Set-Up B mode only can be entered from Set-Up A mode. While in Set-Up A, press the 5 key on the main keyboard. This brings you into Set-Up B. See Figure 5-5.
To change any of the features shown in Figure 5-6, use your space bar to move the cursor to the feature you want to change. Once the cursor is positioned over the block to be changed, press the 6 key. This changes the bit to the opposite of what is displayed – either 1 or 0. After you have selected all the features you want, exit from Set-Up B mode by pressing the 5 key which returns you to Set-Up A mode, or press the SET-UP key again to exit Set-Up mode.
The next section describes the features you can change once you are in Set-Up B.
When the terminal is in Set-Up B Mode, this key steps the terminal through the receive baud rate settings in ascending order.
When the terminal is in Set-Up B Mode, this key steps the terminal through the transmit baud rate settings in ascending order.
Scrolling is the upward or downward movement of existing lines on the screen to make room for new lines at the bottom or top of the screen. When using jump scroll, new lines appear on the screen as fast as the host sends them to the terminal. Smooth scroll places a limit on the speed at which new lines of data can be sent to the terminal, but since the movement occurs at a smooth, steady pace, the data can be read as it appears on the screen.
Auto Repeat causes a key to be repeated automatically at the rate of approximately 30 characters per second when the key is held down for more than one half second. So if you need a certain character to be repeated, you don't have to retype it.
In the normal screen mode, the display contains light characters on a dark background. In the reverse screen mode, the display contains dark characters on a light background. You can select whatever screen mode is more comfortable for you.
The cursor display is used to indicate the active position or where the next typed character will appear on the screen. You can select a block or underline cursor.
The VT100 family members are capable of automatically generating the synchronizing codes XON (DC1) and XOFF (DC3). The XOFF code tells the host to stop the transmitting of data. The XON code tells the host to resume transmitting data. This mode of operation is required when smooth scroll, set-up, or the printer port is to be used. It is also required for baud rates over 4,800 bits per second.
With ANSI mode, the VT100 family will respond to software based on ANSI standards – ANSI X3.4-1977, X3.41-1974, and X3.64-1979. VT52 compatibility mode lets the terminal respond to software written for use with Digital's VT52 video terminal.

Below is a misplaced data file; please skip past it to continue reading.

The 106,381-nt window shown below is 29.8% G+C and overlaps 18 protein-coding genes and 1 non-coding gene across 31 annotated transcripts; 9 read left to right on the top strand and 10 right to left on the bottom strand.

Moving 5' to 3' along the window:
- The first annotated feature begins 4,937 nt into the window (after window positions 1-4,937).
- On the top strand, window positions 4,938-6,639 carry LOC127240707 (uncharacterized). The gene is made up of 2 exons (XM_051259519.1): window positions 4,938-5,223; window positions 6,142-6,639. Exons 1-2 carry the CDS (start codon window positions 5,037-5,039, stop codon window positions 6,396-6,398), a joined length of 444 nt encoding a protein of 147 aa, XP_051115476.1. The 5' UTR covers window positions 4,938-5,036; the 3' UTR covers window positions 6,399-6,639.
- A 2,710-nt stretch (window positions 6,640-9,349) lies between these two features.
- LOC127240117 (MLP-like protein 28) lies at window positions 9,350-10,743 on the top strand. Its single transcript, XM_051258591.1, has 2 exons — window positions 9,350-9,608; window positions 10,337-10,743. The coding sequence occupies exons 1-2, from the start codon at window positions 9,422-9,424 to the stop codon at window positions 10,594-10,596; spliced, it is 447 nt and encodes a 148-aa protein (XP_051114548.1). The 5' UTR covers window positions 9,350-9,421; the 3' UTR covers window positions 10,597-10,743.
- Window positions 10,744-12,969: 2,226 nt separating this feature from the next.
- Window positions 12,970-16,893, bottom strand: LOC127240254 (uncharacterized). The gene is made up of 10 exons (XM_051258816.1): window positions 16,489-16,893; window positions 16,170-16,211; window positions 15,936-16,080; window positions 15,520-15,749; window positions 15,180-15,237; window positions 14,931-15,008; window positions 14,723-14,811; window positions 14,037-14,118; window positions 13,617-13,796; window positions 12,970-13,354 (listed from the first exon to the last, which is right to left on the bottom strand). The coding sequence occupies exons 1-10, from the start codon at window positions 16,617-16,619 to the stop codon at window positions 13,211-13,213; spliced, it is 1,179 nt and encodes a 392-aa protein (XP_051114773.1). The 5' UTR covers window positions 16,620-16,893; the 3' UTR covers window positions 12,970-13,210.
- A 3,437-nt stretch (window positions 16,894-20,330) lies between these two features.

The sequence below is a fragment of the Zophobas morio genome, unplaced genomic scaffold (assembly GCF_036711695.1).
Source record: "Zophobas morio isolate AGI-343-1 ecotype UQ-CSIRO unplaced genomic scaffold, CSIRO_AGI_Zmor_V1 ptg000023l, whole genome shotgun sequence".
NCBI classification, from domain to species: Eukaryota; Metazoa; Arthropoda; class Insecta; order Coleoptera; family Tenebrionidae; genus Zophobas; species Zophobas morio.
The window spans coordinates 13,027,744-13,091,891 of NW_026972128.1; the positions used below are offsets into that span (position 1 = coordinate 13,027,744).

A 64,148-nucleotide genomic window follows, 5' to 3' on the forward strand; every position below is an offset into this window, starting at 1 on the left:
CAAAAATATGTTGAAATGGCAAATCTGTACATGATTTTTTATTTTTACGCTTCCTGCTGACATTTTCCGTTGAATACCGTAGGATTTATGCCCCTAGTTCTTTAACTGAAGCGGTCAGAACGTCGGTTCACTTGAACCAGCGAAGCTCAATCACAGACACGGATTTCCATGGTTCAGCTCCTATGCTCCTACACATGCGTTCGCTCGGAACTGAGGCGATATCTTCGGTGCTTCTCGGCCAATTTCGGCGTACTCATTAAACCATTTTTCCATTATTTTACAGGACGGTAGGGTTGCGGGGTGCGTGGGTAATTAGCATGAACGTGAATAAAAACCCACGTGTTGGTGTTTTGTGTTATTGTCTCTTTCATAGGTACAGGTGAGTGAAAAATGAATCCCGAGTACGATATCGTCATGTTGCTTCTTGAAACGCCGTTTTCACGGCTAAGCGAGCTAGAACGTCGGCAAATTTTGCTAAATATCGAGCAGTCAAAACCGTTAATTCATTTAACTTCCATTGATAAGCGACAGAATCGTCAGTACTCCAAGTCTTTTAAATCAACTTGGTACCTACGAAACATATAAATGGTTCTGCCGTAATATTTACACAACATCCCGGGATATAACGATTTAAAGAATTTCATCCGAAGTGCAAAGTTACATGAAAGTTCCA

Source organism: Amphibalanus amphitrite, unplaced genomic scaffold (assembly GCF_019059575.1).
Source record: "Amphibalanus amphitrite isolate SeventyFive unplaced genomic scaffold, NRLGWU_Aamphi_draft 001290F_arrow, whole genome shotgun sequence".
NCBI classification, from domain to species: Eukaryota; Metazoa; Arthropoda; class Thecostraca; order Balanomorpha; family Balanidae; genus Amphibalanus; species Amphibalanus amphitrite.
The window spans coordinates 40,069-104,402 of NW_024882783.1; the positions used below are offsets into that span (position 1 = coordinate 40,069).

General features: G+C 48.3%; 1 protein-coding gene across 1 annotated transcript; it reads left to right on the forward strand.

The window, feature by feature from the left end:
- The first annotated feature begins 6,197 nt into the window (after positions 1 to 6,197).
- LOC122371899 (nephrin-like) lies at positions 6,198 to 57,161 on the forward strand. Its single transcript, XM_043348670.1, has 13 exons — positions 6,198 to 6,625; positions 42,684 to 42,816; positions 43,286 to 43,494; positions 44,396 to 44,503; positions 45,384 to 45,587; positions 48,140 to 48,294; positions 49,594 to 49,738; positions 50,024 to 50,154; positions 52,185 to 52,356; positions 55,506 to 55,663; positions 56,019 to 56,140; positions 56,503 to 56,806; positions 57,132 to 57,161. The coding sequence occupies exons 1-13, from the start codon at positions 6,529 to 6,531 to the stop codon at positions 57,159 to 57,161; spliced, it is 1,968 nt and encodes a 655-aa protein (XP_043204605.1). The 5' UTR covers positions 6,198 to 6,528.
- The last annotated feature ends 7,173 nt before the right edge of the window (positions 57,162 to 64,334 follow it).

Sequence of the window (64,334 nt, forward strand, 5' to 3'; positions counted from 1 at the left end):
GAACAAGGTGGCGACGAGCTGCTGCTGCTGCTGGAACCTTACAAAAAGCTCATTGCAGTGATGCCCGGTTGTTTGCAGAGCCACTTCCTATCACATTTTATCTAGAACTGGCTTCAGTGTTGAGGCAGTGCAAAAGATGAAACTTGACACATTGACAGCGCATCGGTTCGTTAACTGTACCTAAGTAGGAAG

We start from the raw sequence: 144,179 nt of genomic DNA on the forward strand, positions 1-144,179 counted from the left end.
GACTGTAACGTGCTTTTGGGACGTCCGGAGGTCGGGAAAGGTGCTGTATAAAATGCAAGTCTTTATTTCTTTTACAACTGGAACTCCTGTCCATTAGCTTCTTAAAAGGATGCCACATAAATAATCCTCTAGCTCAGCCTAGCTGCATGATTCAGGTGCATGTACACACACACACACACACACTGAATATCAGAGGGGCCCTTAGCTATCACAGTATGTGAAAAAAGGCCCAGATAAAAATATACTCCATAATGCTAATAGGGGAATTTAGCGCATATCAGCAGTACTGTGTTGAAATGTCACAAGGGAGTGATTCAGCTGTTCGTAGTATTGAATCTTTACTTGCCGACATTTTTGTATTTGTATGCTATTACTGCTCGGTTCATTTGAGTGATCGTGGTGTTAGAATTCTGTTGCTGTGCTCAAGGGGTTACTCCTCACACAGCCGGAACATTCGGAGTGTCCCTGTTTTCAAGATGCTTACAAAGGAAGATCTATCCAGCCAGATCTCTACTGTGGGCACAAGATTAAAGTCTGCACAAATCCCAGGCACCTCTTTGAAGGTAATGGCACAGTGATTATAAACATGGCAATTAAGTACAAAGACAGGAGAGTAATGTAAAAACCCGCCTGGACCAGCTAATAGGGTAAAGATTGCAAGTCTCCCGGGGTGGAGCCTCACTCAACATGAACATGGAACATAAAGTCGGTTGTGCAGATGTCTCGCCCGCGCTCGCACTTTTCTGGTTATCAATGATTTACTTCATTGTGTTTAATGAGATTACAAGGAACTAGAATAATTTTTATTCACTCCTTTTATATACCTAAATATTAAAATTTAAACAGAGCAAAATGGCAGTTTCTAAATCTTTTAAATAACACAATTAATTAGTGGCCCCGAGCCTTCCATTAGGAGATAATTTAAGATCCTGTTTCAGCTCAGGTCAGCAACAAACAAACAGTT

With this, you can choose to have a silent keyboard or hear an audible click each time a key is pressed.
The margin bell functions just like the bell in a typewriter. When the margin bell is on, a tone will sound whenever the cursor is eight characters from the end of the current line.
Choose between US. and U.K. character sets. The VT100 family contains character sets for the United States and the United Kingdom. The only difference between these two character sets in one character, the # or the £ symbol. When the standard U.S. character set is selected, the uppercase 3 on the main keyboard displays the # character. The £ character is displayed when the U.K. character set is selected.
When this feature is selected, characters that would otherwise appear beyond the right margin are automatically placed in the first character position of the next line.
The new line feature enables the RETURN key on your terminal to function like the RETURN on an electric typewriter. When the new line feature is enabled, pressing the RETURN key generates the carriage return (CR) and the linefeed (LF) codes. When a linefeed code is received, the code is interpreted as a carriage return and a linefeed.
Interlacing allows you to display alternate rows of pixels in successive screen sweeps. Digital terminals are factory set with interlace mode disabled. Although Digital graphics applications do not require interlacing, this feature is user-selectable.
During the initial installation, the terminal display must be set to either the 50 or 60 Hertz power line frequency. In the United States, it is set to 60 Hertz.
This feature allows the terminal to transmit and receive either 7- or 8-bit characters. When set for 8-bit operation, bit 8 is set to space or 0 for characters transmitted and is ignored for all characters received.
Parity, when enabled, checks for single-bit errors in data transmission. If a transmission error occurs, members of the VT100 family can often detect it and indicate its presence by placing a checkerboard character on the screen in place of the character with the error. When parity is disabled, no parity bit is transmitted or received.
This feature defines which method of parity checking – odd or even – is used. If the parity is turned off, the parity sense selection will be disregarded.
Members of the VT100 family can transmit data at any one of the following speeds: 50, 75, 110, 134.5, 150, 200, 300, 600, 1200, 1800, 2000, 2400, 3600, 4800, 9600, or 19,200 bits per second.
These terminals are also capable of receiving data at any of the following defined speeds: 50, 75, 110, 134.5, 150, 200, 300, 600, 1200, 1800, 2000, 2400, 3600, 4800, 9600, or 19,200 bits per second. The receive speed is independent of the transmit speed. The terminal can receive data at one speed and transmit it at a different speed.